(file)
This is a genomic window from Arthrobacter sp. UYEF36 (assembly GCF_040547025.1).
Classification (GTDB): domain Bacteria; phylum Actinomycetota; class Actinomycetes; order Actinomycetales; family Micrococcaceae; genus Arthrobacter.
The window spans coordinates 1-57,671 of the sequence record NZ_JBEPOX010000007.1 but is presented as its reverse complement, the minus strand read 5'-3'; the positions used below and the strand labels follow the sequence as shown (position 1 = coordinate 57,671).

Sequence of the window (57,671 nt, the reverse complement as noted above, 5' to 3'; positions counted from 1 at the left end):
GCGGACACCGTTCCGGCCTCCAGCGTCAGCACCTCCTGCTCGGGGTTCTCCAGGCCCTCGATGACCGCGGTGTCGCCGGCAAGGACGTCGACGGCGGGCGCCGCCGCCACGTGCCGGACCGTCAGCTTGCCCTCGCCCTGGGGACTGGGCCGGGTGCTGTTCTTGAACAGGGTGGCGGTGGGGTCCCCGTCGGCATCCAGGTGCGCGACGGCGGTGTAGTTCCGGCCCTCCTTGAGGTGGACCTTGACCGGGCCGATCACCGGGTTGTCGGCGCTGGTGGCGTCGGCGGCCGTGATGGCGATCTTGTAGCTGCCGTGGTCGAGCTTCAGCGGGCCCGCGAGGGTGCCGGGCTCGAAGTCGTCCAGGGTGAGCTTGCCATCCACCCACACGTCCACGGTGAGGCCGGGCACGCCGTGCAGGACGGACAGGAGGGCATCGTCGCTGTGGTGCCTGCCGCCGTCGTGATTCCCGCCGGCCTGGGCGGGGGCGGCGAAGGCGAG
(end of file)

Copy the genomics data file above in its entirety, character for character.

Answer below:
This is a genomic window from Arthrobacter sp. UYEF36 (assembly GCF_040547025.1).
Classification (GTDB): domain Bacteria; phylum Actinomycetota; class Actinomycetes; order Actinomycetales; family Micrococcaceae; genus Arthrobacter.
The window spans coordinates 1-57,671 of the sequence record NZ_JBEPOX010000007.1 but is presented as its reverse complement, the minus strand read 5'-3'; the positions used below and the strand labels follow the sequence as shown (position 1 = coordinate 57,671).

Sequence of the window (57,671 nt, the reverse complement as noted above, 5' to 3'; positions counted from 1 at the left end):
GCGGACACCGTTCCGGCCTCCAGCGTCAGCACCTCCTGCTCGGGGTTCTCCAGGCCCTCGATGACCGCGGTGTCGCCGGCAAGGACGTCGACGGCGGGCGCCGCCGCCACGTGCCGGACCGTCAGCTTGCCCTCGCCCTGGGGACTGGGCCGGGTGCTGTTCTTGAACAGGGTGGCGGTGGGGTCCCCGTCGGCATCCAGGTGCGCGACGGCGGTGTAGTTCCGGCCCTCCTTGAGGTGGACCTTGACCGGGCCGATCACCGGGTTGTCGGCGCTGGTGGCGTCGGCGGCCGTGATGGCGATCTTGTAGCTGCCGTGGTCGAGCTTCAGCGGGCCCGCGAGGGTGCCGGGCTCGAAGTCGTCCAGGGTGAGCTTGCCATCCACCCACACGTCCACGGTGAGGCCGGGCACGCCGTGCAGGACGGACAGGAGGGCATCGTCGCTGTGGTGCCTGCCGCCGTCGTGATTCCCGCCGGCCTGGGCGGGGGCGGCGAAGGCGAG